One Illinois retirement community had an usually festive of celebration of Cinco de Mayo this year. Jana Fuelberth connected different cultures and generations with the project she created in Landmark’s Self-Expression and Leadership Program, bringing a Mariachi band, Glenbrook North High School’s Spanish National Honor Society and a variety of Mexican food to the Covenant Village of Northbrook.
Residents wanted to learn Spanish, and began a class in February. Creating the event capitalized on her own desire for getting out and having fun and the residents’ interest in Spanish and Mexican culture. Before the band played, students from the honor society explained the history of Cinco de Mayo in both English and Spanish.
Read more about the event at the Chicago Tribune’s Northbrook local site.
A recent article in The Gazette of Maryland tells the story two parents, Debbie and Scott McCauley, who, as their project in Landmark’s Self-Expression and Leadership Program, created The Staff Sgt. Michael McCauley Foundation Fund to provide grants to nonprofit organizations and scholarships to students. Michael McCauley was their son who served three tours of duty in Iraq and who took his own life shortly after leaving the service.
“We feel passionately about sharing Michael’s story, and how we regained hope in our lives,” said Scott McCauley. “Michael’s death has meaning and purpose. It is our hope that by establishing this fund, we can help family members of military suicide overcome obstacles that suicide brings.”
In addition to the fund, the McCauleys are working with the Wounded Warrior Project to create a group therapy program for veterans. For more information on the fund or to donate visit The Community Foundation of Frederick County website.
On April 13th, a series of running and walking events are being held at Owen Beach, near Tacoma, Washington, to raise money for It Takes a Village Foundation, a charity that benefits children and families affected by Autism.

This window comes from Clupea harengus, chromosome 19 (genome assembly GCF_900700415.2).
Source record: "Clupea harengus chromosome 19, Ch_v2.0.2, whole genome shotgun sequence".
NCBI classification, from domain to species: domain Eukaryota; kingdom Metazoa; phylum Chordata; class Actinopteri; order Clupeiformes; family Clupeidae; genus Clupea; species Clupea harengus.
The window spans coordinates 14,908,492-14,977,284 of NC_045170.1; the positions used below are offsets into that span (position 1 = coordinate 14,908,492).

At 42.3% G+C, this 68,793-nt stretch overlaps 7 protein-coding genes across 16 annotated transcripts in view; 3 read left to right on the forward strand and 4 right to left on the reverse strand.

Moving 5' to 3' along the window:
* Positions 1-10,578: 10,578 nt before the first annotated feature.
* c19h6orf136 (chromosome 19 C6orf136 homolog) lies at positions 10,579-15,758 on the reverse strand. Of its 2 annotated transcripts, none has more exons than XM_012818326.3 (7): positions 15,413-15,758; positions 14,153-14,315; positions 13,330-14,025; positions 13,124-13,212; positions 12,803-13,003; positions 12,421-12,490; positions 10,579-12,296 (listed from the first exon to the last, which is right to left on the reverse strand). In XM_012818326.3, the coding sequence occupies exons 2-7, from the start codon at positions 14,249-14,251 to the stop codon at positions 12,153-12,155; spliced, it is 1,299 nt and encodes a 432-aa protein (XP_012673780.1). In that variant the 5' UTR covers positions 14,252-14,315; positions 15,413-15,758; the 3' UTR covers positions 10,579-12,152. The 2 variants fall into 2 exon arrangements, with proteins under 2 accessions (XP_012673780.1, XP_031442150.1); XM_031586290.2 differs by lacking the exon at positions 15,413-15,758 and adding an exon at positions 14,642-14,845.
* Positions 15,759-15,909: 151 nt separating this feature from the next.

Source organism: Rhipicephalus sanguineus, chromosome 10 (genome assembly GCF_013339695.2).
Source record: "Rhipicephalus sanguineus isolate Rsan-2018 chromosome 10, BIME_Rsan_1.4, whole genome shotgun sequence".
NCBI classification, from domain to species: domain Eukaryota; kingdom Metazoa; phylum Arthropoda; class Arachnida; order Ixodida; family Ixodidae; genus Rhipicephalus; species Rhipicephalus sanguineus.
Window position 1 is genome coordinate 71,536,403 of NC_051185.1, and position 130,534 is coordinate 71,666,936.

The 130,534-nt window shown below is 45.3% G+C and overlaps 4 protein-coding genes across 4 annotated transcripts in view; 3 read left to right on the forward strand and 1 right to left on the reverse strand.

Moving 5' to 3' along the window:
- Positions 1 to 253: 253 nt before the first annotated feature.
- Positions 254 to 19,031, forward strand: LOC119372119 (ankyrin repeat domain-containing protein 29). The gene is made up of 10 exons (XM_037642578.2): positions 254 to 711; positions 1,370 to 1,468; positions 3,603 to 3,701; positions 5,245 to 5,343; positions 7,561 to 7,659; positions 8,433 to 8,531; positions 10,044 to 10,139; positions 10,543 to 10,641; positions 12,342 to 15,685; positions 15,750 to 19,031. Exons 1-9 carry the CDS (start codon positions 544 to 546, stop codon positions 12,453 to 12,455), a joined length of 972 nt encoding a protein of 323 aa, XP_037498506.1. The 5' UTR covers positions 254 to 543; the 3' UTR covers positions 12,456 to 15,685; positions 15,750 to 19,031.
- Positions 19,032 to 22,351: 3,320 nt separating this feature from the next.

Created by Kimberly Hoffpauir as her project in Landmark’s Self-Expression and Leadership Program, the first event will be a 5k run that begins at 9am. A 5k walk and a 1k kids dash follow shortly thereafter.
“Autism is the fastest growing disability affecting our children. It is estimated by the CDC that 1 in 88 kids are on the autism spectrum, 1 in 54 boys. Early diagnosis and treatment can reduce the cost of lifetime care by two-thirds,” noted Hoffpauir. “When I saw an opportunity to create a project that would make a difference in a community it was a natural.”
Thanks to Angella Breitenbeck and the project she is creating in Landmark Education’s Self-Expression and Leadership Program, girl scouts and boy scouts in Michigan will have the opportunity to understand how our water system works. Titled FLUSH!, this program will help scouts and their parents understand our water system through guided tours of water treatment plants in their area. During the tour, scouts and parents will have fun while learning about the science of water, water infrastructure, and the importance of this natural resource.
Says Breitenbeck “If the tours can inspire one child about science, the world, and the endless possibilities that are out there, then I’ve done my job.”
Charles Bellmore, Utilities Director and tour guide says, “Teaching the Boy and Girls Scouts of America about our drinking water and wastewater treatment systems is important because the Scouts will become the leaders of tomorrow who will inherit the responsibility of managing these facilities that protect public health and the environment.”
Boy scout tours begin March 16 and girl scout tours start March 23. Both girl scouts and boy scouts can earn a variety of badges and patches for their participation. For more information contact Breitenbeck at 734-462-3900 or email@example.com.
A three-on-three basketball tournament is coming to Oakland on Saturday, February 9th, as Chris Bolaza’s project that he created in Landmark Education’s Self-Expression and Leadership Program. ‘Homegrown Hustle’ is open to young men and women age 16-20, and will take place at the Bushrod Recreation Center, which the event is benefiting.
Registration for the event is $50, and in addition to competing to win the tournament and an engraved trophy, each player on each team will receive their very own digital copy of their games, as each game played will be documented by Homegrown Hustle’s own videographers. Read more at http://homegrownhustle.org.
Elizabeth Claire has received The Intellectual Benefit to Society Award from Mensa for co-founding an English as a second language newspaper and other educational material for ESL students. As her project in Landmark Education’s Self-Expression and Leadership Program, Claire founded the newspaper, Easy English News, in partnership with Mariko Sasaki in Bergen County, New Jersey – Claire wrote the paper while Sasaki sold advertisements.
The paper’s intention is to make it easier for adults and young adults to adjust to living in the United States by giving them a simplified newspaper. Later, Claire grew the paper into a national, subscription based newspaper which now reaches 140,000 readers per month – all told, more than five million copies of the newspaper have been sold. Eventually, Claire also wrote five phonics books to help those with a very limited English vocabulary learn to speak the language.
The award will be given at the Virginia Beach Toastmasters Club. See more at http://elizabethclaire.com.